Trump’s Sentencing Delayed Following Supreme Court Ruling on Presidential Immunity

The former US president is now free to accept the Republican nomination

New York Judge Juan Merchan has postponed the next hearing in the case against former US President Donald Trump to September 18, “if still necessary,” following the US Supreme Court’s decision that presidents enjoy immunity for official actions.

Trump was charged with “falsifying business records” for alleged hush-money payments to adult actress Stormy Daniels via his then-attorney Michael Cohen. In a historic first, he was found guilty on all 34 counts by a Manhattan jury in May. He was scheduled to be sentenced on July 11, just days before the Republican National Convention was expected to nominate him for the 2024 presidential ticket.

“The July 11, 2024, sentencing date is therefore vacated,” Merchan said in a memo on Tuesday. “The Court’s decision will be rendered off-calendar on September 6, 2024, and the matter is adjourned to September 18, 2024, at 10:00 AM for the imposition of sentence, if such is still necessary, or other proceedings.”

Manhattan District Attorney Alvin Bragg, who prosecuted the former president, did not agree with the request of defense attorneys to throw out the verdict, but did not oppose a delay in sentencing.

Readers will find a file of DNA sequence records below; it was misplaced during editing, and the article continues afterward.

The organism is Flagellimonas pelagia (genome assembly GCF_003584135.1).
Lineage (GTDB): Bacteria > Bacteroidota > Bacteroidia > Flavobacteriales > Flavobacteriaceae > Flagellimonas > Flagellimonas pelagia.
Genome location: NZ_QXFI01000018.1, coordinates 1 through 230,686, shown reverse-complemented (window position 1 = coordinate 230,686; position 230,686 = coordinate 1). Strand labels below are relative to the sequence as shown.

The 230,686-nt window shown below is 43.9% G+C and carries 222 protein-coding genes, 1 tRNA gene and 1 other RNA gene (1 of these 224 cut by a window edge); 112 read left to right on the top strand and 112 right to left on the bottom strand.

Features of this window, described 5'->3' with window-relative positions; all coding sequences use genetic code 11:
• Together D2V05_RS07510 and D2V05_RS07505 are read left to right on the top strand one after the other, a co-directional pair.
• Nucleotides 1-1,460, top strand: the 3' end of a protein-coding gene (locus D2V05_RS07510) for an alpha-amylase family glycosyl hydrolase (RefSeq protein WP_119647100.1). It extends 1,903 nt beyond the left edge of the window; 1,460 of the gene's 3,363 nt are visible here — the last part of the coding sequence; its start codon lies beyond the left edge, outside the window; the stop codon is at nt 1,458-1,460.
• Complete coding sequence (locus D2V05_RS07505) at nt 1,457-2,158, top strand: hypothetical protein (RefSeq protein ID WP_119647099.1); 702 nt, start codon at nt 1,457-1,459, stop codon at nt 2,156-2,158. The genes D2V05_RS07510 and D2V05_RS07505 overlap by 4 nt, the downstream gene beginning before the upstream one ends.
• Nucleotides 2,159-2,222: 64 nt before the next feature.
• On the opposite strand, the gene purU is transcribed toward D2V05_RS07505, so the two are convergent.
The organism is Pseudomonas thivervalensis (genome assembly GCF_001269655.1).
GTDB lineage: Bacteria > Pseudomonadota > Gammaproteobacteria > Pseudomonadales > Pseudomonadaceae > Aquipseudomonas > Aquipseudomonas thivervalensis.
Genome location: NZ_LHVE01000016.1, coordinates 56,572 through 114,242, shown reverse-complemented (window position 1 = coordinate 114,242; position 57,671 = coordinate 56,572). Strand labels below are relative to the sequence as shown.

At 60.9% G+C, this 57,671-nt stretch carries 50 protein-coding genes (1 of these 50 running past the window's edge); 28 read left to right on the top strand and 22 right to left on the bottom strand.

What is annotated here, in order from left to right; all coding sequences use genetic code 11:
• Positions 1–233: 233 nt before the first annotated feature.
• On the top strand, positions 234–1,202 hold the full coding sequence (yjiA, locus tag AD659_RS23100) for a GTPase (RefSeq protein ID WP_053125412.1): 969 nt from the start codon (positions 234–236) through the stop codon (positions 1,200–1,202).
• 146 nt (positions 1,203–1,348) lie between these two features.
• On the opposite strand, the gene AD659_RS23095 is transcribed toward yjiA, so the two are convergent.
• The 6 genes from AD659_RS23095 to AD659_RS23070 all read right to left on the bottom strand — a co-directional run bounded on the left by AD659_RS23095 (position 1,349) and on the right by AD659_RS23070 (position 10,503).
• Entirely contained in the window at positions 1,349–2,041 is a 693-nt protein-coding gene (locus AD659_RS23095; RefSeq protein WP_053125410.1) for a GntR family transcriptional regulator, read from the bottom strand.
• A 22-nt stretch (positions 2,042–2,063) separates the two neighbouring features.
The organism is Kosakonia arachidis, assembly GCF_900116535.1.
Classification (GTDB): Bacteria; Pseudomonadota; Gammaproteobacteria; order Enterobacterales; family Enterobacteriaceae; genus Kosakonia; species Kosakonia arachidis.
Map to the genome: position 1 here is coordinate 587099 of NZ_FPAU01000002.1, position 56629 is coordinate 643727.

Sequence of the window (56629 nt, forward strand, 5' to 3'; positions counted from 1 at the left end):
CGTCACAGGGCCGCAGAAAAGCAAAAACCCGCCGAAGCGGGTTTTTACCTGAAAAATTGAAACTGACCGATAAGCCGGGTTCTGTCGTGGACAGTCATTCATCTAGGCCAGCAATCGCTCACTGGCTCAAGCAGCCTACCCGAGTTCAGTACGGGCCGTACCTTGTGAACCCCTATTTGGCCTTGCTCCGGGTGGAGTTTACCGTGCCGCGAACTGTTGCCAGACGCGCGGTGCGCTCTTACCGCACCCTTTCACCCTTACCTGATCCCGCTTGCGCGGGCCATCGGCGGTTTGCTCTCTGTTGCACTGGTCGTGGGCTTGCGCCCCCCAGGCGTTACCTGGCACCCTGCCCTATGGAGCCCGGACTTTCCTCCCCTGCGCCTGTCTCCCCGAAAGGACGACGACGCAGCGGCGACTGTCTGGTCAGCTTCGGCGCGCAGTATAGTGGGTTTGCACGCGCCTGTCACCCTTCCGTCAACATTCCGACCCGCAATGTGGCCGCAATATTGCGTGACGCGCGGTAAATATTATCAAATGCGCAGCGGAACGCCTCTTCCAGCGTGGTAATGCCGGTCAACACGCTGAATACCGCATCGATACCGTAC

Merchan’s order means that Trump will be free to accept the Republican nomination to challenge the incumbent President Joe Biden in the November election. Before Monday’s Supreme Court verdict, it seemed likely that the Colombian-born judge would order the former president sent to prison just before the convention.

On Monday, the Supreme Court ruled 6-3 that the US Constitution granted the former president “absolute immunity from criminal prosecution for actions within his conclusive and preclusive constitutional authority,” as well as “at least presumptive immunity from prosecution for all his official acts.”

While no such immunity existed for unofficial acts, courts would need to hold evidentiary hearings to establish whether something a president allegedly did amounted to official or unofficial conduct, and in so doing “may not inquire into the president’s motives.”

The Supreme Court was addressing a federal case brought by special counsel Jack Smith, related to the 2020 election and the January 6, 2021 riot at the US Capitol. However, Bragg’s entire case rested on the assumption of Trump’s motives behind the reimbursements to Cohen.

“There are no kings in America,” Biden said on Monday evening, denouncing the Supreme Court decision as a dangerous precedent. “No one, no one is above the law, not even the president of the United States.”

Trump welcomed the ruling as a “big win for our constitution and democracy.”